Criticism could be that it’s a challenging book to pick up and sink back into. It can be jagged at times with block sections of such crowded prose that I found I would sometimes forget whose story I was following. I believe that’s another element that Morrison has implemented in the language of this novel; everyone is lost in Ruby, or on their way to being so. This is how we get lost with them. I would recommend anyone to get lost with them.
This is a heavy book. Beautiful but heavy. I will be taking a break from Toni Morrison but Paradise has shifted my approach to writing and reading, so I will definitely return to her work in the future.

How to open chapters with Toni Morrison:
‘They shoot the white girl first.’
‘The neighbour seemed pleased when the babies smothered.’
‘Either the pavement was burning or she had sapphires hidden in her shoes.’
‘In the good clean darkness of the cellar, Consalata woke to the wrenching disappointment of not having died the night before.’

Read When: You want a challenge with language used, character, narrative style and thematic blades.
Don’t Read When: You want escapism, light reading.

Toni Morrison, Paradise, 1997, Alfred A. Knopf

My Little Review – Gravity Chain’s ‘End Times’ EP

I was in my bedroom. I was lying on my bed and I was counting the pimples on my ceiling. Now, I’m in the desert, guessing at the number of all the stars spread out over the various red rocks poking out of the sand. And in my ears, ringing like the wind through chimes, is the sound of ‘End Times,’ the first EP release by Gravity Chain, a five piece alternative rock band from Falmouth, UK. Alternative rock, for starters, doesn’t quite cut the sound that has transported me to this foreign place. If I had to fit this sound into a tin, it would be labelled post pock, with hints of desert blue rock. Doesn’t have the same ring to it as alternative really does it? Perhaps, while I lie here on cooling sand, it’d be best to go through the tracks and tell you how I feel about them… I may as well until they take me back home.

‘From Above’ is the first track and descends on the listener first with quiet plucks of syncopated guitar and echoing vocals, driven hard by thumping drums. There is colour in the simplicity of the bass; it weaves in between the guitar and drums, linking them, throwing ripples under their various waves. I get flowery when I hear polyrhythms… There is such a solid groove, yet it feels light and ambient. What I love is the howling vocals, these deep, bluesy melodies that seem to be calling out to the sky. All of these elements lock in spacious sections that guide me into a crescendo that feeds off of the gathering momentum built up from the start of the song. Oh wow… and here comes the next track….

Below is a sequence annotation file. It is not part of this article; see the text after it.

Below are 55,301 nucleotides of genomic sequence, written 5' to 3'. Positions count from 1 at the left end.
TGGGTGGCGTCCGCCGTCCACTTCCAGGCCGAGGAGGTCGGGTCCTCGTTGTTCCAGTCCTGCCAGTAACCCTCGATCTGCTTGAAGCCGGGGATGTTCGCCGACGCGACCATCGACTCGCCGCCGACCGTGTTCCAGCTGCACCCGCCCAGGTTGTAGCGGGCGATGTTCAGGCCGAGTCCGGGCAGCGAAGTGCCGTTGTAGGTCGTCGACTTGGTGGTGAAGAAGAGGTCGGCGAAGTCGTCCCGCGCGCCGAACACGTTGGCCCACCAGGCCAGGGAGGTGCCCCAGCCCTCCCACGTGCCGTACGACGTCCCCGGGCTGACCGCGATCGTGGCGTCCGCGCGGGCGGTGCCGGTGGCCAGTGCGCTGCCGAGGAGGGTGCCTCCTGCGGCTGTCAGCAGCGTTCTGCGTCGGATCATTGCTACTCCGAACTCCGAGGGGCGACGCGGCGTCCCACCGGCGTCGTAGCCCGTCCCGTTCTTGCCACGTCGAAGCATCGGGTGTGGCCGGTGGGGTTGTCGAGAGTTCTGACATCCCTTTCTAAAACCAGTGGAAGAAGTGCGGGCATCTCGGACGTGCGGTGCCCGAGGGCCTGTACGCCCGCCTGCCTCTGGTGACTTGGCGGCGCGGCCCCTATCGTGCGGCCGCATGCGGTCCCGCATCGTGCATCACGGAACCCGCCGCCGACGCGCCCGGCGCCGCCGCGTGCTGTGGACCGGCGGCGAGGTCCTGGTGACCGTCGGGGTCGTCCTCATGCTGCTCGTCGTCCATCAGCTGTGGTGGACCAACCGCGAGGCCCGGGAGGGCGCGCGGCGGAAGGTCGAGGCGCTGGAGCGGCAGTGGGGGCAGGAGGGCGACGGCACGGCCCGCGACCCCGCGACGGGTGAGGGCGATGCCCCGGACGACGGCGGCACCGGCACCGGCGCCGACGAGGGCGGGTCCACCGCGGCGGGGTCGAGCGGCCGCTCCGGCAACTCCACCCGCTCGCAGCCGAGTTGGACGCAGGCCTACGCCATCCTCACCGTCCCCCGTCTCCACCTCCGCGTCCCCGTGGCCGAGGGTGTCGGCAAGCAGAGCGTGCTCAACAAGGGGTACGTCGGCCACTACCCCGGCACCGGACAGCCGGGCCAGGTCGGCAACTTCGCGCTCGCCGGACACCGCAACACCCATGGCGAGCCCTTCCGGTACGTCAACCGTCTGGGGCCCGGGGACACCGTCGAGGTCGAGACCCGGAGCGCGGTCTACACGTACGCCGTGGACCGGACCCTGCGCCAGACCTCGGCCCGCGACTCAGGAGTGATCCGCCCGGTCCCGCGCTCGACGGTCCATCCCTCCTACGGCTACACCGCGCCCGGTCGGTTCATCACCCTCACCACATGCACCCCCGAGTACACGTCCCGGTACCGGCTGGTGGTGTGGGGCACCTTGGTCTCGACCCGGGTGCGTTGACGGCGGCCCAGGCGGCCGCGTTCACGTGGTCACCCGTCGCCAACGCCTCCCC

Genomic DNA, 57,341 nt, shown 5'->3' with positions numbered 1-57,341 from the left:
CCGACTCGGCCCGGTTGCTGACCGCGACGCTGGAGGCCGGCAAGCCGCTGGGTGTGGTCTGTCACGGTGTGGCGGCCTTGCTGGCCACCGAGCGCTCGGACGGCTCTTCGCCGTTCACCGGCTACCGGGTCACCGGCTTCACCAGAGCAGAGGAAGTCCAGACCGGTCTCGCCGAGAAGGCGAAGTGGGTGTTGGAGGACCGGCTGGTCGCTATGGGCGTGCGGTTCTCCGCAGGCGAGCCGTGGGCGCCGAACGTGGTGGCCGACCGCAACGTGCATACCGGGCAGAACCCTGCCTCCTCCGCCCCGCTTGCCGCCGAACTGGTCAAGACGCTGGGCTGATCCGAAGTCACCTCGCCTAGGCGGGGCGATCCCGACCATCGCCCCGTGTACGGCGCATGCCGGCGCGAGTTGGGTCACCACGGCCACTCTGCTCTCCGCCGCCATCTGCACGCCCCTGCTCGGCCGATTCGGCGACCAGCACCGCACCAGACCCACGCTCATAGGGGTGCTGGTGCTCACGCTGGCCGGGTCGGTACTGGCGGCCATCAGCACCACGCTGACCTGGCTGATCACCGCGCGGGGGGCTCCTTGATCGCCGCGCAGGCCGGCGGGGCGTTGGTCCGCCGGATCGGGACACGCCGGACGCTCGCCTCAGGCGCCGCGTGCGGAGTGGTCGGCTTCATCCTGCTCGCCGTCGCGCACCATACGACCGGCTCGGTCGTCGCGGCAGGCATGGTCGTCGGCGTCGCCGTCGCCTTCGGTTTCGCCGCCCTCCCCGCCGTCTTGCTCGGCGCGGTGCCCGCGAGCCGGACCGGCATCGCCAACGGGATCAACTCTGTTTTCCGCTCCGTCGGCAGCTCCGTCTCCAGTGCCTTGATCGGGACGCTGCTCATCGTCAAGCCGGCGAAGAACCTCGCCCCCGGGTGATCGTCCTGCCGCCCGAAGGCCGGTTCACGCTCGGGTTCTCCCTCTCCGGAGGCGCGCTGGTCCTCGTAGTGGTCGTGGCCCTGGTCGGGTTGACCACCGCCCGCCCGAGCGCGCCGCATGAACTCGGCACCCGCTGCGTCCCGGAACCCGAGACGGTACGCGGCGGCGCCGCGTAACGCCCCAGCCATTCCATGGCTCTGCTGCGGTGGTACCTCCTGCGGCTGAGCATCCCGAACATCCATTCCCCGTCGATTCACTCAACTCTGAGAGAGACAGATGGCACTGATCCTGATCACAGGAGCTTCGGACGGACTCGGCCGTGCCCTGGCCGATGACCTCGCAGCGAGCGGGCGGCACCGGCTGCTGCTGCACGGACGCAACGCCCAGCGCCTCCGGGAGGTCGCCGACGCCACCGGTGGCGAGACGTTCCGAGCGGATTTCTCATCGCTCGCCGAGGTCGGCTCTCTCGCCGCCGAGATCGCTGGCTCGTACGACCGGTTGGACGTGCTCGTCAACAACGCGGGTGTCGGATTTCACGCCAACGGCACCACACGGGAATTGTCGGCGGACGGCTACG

‘Brother’ rolls in, far more bluesy, taking me into a Doors-esque sound with sweeping chords and playful vocal rhythms. Lyrically, this one feels more poignant, lines like ‘I don’t wanna be me anymore’ call on themes that resonate with me… Those kind of themes that you can’t really put your finger on, but you understand all the more. The vocals in ‘Brother’ give it the most momentum, building into a crescendo with the repetition of ‘brother to brother/soul to soul…’ the music and lyrics culminating in an almost battle montage playing in my head. I’m striving with my brother, I’m walking with him, in a desert and yeah, it’s pretty hot and I’m not sure we’ll make it but… Yeah, we’re gonna make it. That kind of feeling? Don’t get it? Listen!

‘The End’ is lead in with the end of the climactic ‘Brother’ feeding off of the previous track’s energy, but progresses to a new sound. The spacious sounds of the EP culminate here in gradual builds and echoing guitar, making for an exceedingly haunting sound. I literally feel like the end is coming. The vocals drone, bass and drums lock in a dirty breakdown, thundering at the end of the track. Rocks are falling from the skies. The clouds are dying. This post rock crescendo and sound lands on my paralysed body and amid the awe, I wake up, in my room.

‘End Times’ is finished. I sit up and check that I’m still alive. Luckily, I have arrived with conclusive details with the EP, safe and sound without the harsh winds of the desert. ‘End Times’ marks an impressive and ambitious for Gravity Chain. They link a variety of genres and rather than making an inconsistent, failing sound, they have delivered a cohesive three songs that feed into each other stylistically and . I’m thoroughly astounded and I must admit, I’m a sucker for music that makes you close your eyes and lose yourself. It’s just crazy that Gravity Chain did it so easily in their first release.

For those who like a mix of bands and genres; reminiscent of Foals, Radiohead, Warpaint, The Doors, Kings Of Leon, but merely drawing on elements from these sources. To really get your own idea of their sound, check out Gravity Chain’s ‘End Times’ EP on here: